The strands focus on academic oracy proficiency in oral expression and comprehensionauthentic reading, and reflective writing to ensure a literate Texas.
But my unit was still just a lot of reading books and watching videos. This year, I decided to shake things up a little--by creating a Kindergarten Zoo!
Whenever I plan a unit, I start by looking at the standards for that unit and planning my learning objectives. My job is simple. And rather than spinning my wheels trying to teach my kids material that is possibly developmentally inappropriate and possibly causing them to develop misconceptions, I make darn sure they develop a thorough and sound understanding of the concepts I am responsible for.
And I make sure we have lots of fun doing it!
I started by reading one of my favorite books. I asked the kids if they wanted to make a pretend zoo in our room and the answer was a very enthusiastic YES! After I calmed them down and explained that--no--they could not bring their dog to school--we hatched a plan.
We decided that we wanted to bring stuffed animals and other animal toys to school. We would make sure they were as realistic as possible so no pink leopards or red teddy bears. We would make signs to tell visitors all about the animals. To do that, we would have to learn all about the animals. I knew exactly what I wanted to do.
But I made the kids think it was ALL their idea. This is how I made it inquiry-based: I did not tell the kids how to sort the animals. I did not even tell the kids what the different physical characteristics are. I let the kids tell me!
I used these animal cards, which you can download for free in my TPT store. First, I gave the kids a few minutes to explore and talk about the animals.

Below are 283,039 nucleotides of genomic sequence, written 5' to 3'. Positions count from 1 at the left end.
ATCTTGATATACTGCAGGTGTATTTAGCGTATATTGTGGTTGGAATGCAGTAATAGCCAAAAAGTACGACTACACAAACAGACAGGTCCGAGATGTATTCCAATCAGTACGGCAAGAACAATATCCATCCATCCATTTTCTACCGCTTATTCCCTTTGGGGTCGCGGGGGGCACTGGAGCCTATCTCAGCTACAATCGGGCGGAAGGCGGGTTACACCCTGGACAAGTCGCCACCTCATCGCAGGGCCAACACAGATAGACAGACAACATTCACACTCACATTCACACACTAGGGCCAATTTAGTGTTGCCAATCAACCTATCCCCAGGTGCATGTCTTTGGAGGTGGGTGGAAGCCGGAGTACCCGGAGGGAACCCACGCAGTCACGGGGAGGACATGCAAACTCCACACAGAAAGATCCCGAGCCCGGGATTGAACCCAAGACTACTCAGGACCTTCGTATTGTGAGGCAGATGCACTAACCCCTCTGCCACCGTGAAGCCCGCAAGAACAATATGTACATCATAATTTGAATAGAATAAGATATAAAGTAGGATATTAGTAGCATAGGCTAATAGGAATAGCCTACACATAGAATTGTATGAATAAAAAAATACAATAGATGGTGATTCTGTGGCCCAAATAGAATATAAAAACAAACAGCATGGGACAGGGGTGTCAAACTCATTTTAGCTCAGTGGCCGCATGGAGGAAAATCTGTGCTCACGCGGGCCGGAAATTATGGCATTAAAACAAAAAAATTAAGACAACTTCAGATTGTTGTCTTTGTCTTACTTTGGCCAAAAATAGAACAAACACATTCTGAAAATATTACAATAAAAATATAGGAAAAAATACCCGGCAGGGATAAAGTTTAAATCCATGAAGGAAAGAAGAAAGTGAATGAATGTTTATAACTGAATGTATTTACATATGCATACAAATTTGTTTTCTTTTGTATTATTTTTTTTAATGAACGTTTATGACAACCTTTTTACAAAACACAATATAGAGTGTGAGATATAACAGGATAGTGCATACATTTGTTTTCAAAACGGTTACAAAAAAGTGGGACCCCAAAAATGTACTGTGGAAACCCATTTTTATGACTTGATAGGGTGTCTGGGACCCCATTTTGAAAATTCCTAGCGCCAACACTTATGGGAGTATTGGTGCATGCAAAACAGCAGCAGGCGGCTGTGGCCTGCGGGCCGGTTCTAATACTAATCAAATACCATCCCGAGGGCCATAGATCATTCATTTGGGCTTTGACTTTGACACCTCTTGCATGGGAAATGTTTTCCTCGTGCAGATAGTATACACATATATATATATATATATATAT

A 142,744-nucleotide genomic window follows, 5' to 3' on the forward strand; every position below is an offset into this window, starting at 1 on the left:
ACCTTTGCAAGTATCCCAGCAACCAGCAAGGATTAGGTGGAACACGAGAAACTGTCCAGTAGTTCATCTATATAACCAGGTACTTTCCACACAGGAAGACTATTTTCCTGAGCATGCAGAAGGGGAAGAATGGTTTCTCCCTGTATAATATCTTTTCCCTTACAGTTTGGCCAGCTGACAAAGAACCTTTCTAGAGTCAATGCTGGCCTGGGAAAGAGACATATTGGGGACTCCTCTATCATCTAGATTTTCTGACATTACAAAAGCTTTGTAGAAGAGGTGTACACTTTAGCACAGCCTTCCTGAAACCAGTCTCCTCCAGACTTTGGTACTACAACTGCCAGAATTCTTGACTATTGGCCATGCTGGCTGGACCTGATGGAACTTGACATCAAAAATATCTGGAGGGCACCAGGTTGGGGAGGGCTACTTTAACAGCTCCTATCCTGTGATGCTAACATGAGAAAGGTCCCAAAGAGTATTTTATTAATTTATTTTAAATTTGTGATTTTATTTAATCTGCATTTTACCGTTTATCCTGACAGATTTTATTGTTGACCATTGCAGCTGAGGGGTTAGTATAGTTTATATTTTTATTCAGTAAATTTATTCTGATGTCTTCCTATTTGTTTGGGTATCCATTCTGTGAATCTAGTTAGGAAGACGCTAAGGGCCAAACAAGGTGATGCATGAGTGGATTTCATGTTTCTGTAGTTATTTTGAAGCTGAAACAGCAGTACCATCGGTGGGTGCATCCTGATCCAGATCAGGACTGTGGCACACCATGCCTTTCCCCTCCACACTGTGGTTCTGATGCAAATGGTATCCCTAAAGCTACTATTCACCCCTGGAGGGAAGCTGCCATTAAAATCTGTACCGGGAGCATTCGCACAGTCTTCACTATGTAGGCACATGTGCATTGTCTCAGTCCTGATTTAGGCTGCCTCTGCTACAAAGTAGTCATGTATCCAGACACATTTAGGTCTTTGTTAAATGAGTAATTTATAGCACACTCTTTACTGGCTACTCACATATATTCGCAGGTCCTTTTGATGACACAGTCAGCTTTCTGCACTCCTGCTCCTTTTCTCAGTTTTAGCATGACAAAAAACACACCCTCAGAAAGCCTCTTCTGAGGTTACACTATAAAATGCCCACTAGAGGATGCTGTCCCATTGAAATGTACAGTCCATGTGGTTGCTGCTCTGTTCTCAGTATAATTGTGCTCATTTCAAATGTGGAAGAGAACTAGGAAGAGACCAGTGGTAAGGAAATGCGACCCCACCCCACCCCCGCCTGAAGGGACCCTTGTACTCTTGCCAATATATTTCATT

Then, I let them work together in table groups to sort the cards any way they wanted to! They sorted them in some unexpected ways--like cute and gross true story. I just let them do it and then eventually guided them to sort by the characteristics I wanted them to learn again--making them think it was all their idea.
For example, I saw that one group sorted by color YES! Then the kids listed all the colors they saw while I recorded them on an anchor chart. I pushed them to come up with any colors they missed through questioning: What animal is this?
What color is it? We took the vocabulary the kids came up with and worked together to create an Interactive Science Word Wall that the kids continued to use throughout the unit. We used the word wall to write about our animals in our science notebooks. On the next day, we repeated this process.
This time, they sorted by number of legs. I had to guide them to include all of the characteristics I wanted them to learn. So I had to prompt them.
What about the bee? And we kept adding to our Interactive Science Word Walls and writing in our science notebooks. All the while, we read lots of animal books And visited lots of zoo websites And, finally, we were ready for the animals We did a lot of comparing animals.
How are they the same? How are they different?Year one Narrative Writing Worksheets. Use this helpful, open-ended writing prompt to assess your students’ narrative writing. Year one. Reading & writing. Worksheet. Planning For Words: First Day of School.
Worksheet. Planning For Words: First Day of School. Kids love telling stories. Search using a saved search preference or by selecting one or more content areas and grade levels to view standards, related Eligible Content, assessments, and materials and resources.
Informative Writing in Kindergarten 1 Table of Contents group instruction and modeled writing activities to shared, collaborative, and guided experiences. Students are gradually released to independent writing.
The goal of these lessons is for students to. This is what a Comprehensive Kindergarten Writing Program looks like. 1. Bond with Children, and Create a Joyful Learning Community, Rich in Poetry, Songs, . WritingFix: Quality Teaching Resources for K strategically de signed lessons to help "fix" teachers who don't enjoy teaching writing.
How this website came to benjaminpohle.com how you can help keep it online and free-to-use: Teachers should share with each other, and the Internet is the perfect tool for promoting sharing.
My name is Corbett Harrison, and in I bought this domain name--WritingFix. Here is a quick idea for helping your students take ownership of their writing Goals. It's a sheet of basic kindergarten goals that can be cut out and glued (one at a time) to a sheet kids keep in their writing folders and refer to every day.